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Walks of the Street- a framework of street design for women

Here Cara Thom shares her findings with us: Walks of the Street was a project exploring the difference between perceived and actual safety and the different reasons for fear in public spaces. After analysing the city of Glasgow, some key conclusions can be made about the city and its street design needs in relation to women’s safety.

Figure 1- Reclaim the night collage.

Throughout history, women have overcome many inequalities and boundaries to become equal members of society. However, there is more still work to be done. Gender-based violence is still an issue today and restricts many women's lives. After the murder of Sarah Everard in 2021 sparked a series of Reclaim the Night protests around the country, the question of street safety at night was quickly brought into the conversation, with women sharing their personal stories of fear at night and studies showing 97% of women have experienced a form of sexual harassment in their lifetime.

The analysis of streets' physical design suggests that there are more design similarities when looking at a street's typology instead of the street's wealth and status. A wealthy industrial street has more similarities in terms of design to a poor industrial street than a wealthy mixed-use street. This doesn’t mean that the streets have the same level of fear regardless of wealth but that the physical design of a street doesn’t directly influence fear. This study also shows that designing out crime does not guarantee designing out fear. Understanding the differences will be vital to finding a fear-free design principle.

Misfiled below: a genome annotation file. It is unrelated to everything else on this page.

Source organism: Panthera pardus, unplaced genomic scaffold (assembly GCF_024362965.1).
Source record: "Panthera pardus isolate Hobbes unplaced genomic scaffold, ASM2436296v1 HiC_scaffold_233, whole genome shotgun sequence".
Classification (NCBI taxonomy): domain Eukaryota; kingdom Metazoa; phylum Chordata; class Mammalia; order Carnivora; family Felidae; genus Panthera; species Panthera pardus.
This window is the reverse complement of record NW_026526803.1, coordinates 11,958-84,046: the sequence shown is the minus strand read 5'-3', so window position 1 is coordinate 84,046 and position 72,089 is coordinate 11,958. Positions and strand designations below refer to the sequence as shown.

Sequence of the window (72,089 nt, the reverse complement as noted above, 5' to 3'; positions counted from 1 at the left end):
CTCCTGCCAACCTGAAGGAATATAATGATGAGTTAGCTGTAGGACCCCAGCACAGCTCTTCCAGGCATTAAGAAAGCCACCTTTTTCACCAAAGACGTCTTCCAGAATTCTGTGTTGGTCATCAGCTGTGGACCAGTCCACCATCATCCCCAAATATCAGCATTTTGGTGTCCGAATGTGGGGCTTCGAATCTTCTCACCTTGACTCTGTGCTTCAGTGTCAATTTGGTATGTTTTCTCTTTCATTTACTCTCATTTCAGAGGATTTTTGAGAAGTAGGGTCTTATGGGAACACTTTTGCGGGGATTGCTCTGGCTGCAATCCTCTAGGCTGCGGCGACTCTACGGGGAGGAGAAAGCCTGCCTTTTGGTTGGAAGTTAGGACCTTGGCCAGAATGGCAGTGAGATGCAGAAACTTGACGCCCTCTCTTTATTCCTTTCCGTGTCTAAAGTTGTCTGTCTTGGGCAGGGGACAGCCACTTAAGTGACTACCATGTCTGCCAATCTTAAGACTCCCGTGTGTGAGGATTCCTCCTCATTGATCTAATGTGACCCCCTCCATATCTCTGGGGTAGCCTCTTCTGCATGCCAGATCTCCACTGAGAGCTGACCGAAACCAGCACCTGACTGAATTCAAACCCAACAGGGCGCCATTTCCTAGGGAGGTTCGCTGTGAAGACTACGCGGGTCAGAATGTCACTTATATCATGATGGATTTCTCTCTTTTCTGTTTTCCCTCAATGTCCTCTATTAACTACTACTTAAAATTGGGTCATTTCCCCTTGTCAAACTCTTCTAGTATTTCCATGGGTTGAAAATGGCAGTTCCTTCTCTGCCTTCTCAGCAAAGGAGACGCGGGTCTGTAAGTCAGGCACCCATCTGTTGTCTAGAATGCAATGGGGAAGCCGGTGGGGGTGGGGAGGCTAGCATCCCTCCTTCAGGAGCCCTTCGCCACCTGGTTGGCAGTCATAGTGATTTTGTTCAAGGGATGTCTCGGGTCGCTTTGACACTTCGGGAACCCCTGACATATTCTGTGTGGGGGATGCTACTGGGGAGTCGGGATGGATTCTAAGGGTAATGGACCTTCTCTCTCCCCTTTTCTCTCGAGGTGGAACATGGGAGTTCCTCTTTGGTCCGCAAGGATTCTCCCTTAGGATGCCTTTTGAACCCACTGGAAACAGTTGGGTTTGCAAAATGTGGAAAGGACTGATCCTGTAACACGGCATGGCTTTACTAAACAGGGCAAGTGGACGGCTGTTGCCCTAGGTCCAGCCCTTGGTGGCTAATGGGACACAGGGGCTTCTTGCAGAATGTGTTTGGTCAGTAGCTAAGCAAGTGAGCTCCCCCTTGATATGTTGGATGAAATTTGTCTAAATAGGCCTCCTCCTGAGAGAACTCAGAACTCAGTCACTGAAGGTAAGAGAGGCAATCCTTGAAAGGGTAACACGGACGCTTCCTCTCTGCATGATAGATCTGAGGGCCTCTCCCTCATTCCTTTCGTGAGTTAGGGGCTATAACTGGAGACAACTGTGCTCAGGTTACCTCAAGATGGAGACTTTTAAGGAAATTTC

The other conclusion can be derived from the fear hot spots mapping. By grouping the fear spots into categories, it became clear that people are more likely to be scared within the city because they don’t trust the strangers around them. On the other hand, the outer communities' fear spots were much more likely to be caused by signs of disorder or a lack of eyes on the street. This suggests that at least two different solutions are needed, one for improving trust and one more for improving eyes on the street.

Figure 2- Fear hot spots, no trust in strangers

Figure 3- Fear hot spots, lack of eyes on the street

Figure 4- Fear hot spots, signs of disorder

Figure 5- Fear hot spots, limited mobility

These conclusions helped form the brief for the design phase of the project, which involved working at the city, neighbourhood and street scale to create a new network of street design. The new designs will create new street typologies which improve the eyes on the street, or the trust in strangers, which should improve the perception of safety.

Figure 6- Design brief, City to neighbourhood to street

Designing a solution which fits this brief started with the street scale and took six key elements from the research into safety and developed them into different street types. These new streets are: Active, Vibrant, Green, Illuminated, Human and Sociable, and each of them are either trying to improve the trust in strangers by improving the emotions people experience or improve the eyes on the street by geting more people to stay in the public space for longer.

Figure 7- New Street Strategies

Active streets will be designed around urban play spaces for both children and adults. This would include climbing structures, outdoor gym equipment or even vertcal climbing walls. Other aspects of active streets could include active frontage and pop-up structures or markets.

Vibrant streets are focused on building pleasant spaces through the addition of colour. This can be achieved on various scales, from just painting small areas of the street or road markings to covering the pavement and buildings in different murals and paterns.